like sparks of brassy blue, and the sky and hills and valleys were one
drifting, slow-heaving mass of ashy damp. Off in the east a stifled red
film groped through. It was another day coming; she might as well get
up, and live the rest of her life out;--what else had she to do?
Whatever this night had been to the girl, it left one thought sharp,
alive, in the exhausted quiet of her brain: a cowardly dread of the
trial of the day, when she would see him again. Was the old struggle of
years before coming back? Was it all to go over again? She was worn out.
She had been quiet in these--two years: what had gone before she never
looked back upon; but it made her thankful for even this stupid quiet.
And now, when she had planned her life, busy and useful and contented,
why need God have sent the old thought to taunt her? A wild, sickening
sense of what might have been struggled up: she thrust it down,--she had
kept it down all night; the old pain should not come back,--it should
not. She did not think of the love she had given up as a dream, as
verse-makers or sham people do; she knew it to be the reality of her
life. She cried for it even now, with all the fierce strength of her
nature; it was the best she knew; through it she came nearest to God.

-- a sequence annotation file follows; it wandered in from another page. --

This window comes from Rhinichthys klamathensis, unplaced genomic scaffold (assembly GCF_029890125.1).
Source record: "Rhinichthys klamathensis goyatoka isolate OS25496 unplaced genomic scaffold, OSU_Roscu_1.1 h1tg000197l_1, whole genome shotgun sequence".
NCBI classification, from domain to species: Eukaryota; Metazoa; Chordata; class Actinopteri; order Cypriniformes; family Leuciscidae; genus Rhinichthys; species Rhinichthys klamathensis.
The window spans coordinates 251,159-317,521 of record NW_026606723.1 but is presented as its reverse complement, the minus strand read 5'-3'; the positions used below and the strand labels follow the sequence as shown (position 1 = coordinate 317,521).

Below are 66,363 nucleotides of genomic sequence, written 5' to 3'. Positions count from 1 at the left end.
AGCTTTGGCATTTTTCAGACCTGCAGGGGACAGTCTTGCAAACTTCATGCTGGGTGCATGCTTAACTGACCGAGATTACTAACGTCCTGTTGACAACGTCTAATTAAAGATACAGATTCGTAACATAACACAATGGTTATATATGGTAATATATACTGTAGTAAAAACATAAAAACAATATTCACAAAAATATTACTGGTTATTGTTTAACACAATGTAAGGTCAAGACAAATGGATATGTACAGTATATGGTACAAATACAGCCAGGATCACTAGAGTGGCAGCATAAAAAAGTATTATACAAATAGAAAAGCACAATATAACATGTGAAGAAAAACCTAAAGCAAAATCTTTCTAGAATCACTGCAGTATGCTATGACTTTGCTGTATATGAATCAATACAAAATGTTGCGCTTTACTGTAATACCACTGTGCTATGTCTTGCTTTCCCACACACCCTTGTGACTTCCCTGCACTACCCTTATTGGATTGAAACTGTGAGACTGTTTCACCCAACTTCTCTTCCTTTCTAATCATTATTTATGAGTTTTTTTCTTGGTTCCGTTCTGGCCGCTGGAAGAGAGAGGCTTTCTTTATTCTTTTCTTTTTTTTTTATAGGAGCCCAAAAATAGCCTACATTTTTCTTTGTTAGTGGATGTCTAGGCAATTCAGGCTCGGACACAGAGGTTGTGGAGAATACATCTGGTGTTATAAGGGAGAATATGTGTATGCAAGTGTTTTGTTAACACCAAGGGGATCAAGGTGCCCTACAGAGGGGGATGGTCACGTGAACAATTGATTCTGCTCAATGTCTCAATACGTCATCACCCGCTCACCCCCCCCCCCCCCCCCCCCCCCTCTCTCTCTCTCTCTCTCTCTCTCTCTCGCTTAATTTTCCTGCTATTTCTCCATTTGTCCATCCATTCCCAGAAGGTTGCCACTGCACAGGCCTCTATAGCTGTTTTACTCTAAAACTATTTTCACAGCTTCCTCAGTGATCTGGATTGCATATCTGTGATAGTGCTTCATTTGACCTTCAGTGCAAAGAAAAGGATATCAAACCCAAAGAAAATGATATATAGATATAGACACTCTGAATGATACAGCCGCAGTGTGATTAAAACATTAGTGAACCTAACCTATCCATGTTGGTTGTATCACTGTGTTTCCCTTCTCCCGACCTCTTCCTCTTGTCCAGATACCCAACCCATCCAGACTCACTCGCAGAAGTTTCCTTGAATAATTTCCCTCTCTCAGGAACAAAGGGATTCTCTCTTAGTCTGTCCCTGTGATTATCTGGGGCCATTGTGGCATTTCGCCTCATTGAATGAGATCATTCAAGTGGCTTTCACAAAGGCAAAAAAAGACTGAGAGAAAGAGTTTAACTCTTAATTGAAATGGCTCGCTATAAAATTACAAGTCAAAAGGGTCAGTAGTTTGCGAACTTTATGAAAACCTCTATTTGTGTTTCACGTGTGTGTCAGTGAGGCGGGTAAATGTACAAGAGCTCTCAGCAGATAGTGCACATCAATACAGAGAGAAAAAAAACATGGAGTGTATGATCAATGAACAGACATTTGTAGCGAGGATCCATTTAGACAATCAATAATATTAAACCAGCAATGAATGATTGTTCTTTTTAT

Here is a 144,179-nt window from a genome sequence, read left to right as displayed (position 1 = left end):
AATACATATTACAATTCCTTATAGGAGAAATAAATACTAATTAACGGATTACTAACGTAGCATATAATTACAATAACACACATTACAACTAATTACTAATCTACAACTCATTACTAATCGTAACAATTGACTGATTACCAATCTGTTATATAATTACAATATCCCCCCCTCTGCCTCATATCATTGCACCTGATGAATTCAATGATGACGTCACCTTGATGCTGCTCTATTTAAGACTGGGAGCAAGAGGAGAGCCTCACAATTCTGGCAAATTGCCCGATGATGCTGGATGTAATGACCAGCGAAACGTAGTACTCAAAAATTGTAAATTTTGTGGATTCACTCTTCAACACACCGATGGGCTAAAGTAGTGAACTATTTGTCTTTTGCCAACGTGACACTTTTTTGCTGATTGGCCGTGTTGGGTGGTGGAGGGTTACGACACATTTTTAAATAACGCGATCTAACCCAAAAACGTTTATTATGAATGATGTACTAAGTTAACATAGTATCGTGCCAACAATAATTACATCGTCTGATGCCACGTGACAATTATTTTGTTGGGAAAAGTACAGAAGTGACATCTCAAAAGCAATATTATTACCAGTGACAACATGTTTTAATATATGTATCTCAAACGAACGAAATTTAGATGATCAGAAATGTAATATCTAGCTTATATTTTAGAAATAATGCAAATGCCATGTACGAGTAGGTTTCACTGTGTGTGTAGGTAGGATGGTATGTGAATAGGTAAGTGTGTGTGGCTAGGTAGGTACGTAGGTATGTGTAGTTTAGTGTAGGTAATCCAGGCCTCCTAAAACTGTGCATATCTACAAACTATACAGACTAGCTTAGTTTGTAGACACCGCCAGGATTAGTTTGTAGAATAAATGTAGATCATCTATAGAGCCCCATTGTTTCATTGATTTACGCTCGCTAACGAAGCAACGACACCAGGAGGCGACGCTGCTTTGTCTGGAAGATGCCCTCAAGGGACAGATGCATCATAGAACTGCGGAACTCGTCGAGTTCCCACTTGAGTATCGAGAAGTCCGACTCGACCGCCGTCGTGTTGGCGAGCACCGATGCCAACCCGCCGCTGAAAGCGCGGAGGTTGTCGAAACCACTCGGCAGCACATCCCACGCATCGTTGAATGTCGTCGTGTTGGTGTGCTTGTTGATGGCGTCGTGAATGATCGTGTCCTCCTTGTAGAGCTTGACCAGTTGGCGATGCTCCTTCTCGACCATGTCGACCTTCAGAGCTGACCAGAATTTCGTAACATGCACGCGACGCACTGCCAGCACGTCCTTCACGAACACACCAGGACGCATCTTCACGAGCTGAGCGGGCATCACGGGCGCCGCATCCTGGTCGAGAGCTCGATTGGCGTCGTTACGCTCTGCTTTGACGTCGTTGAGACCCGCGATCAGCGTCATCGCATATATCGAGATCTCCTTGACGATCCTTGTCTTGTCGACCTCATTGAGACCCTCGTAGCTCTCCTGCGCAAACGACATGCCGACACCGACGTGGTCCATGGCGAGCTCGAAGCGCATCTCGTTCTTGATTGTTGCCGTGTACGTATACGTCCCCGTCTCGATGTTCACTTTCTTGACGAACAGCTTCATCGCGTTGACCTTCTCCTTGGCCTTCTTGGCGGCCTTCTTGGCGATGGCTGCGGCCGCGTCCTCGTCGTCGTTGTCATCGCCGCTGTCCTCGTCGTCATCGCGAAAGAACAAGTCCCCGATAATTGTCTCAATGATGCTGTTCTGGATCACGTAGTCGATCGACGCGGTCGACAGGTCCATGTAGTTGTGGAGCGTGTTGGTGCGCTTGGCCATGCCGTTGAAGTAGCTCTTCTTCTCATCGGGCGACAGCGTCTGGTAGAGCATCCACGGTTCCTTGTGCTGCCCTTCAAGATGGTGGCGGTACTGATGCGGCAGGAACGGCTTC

Thinking of the day when she had given it up, she remembered it with a
vague consciousness of having fought a deadly struggle with her fate,
and that she had been conquered,--never had lived again. Let it be; she
could not bear the struggle again.
She went on dressing herself in a dreary, mechanical way. Once, a bitter
laugh came on her face, as she looked into the glass, and saw the dead,
dull eyes, and the wrinkle on her forehead. Was that the face to be
crowned with delicate caresses and love? She scorned herself for the
moment, grew sick of herself, balked, thwarted in her true life as she
was. Other women whom God has loved enough to probe to the depths of
their nature have done the same,--saw themselves as others saw them:
their strength drying up within them, jeered at, utterly alone. It is
a trial we laugh at. I think the quick fagots at the stake were fitter
subjects for laughter than the slow gnawing hunger in the heart of many
a slighted woman or a selfish man. They come out of the trial as out of
martyrdom, according to their faith: you see its marks sometimes in a
frivolous old age going down with tawdry hopes and starved eyes to the
grave; you see its victory in the freshest, fullest lives in the earth.
This woman had accepted her trial, but she took it up as an inflexible
fate which she did not understand; it was new to her; its solitude, its
hopeless thirst were freshly bitter. She loathed herself as one whom God
had thought unworthy of every woman's right,--to love and be loved.
She went to the window, looking blankly out into the gray cold. Any
one with keen analytic eye, noting the thin muscles of this woman, the
childish, scarlet lips, the eyes deep, concealing, would have foretold
that she would conquer in the trial, that she would force her soul
down,--but that the forcing down would leave the weak, flaccid body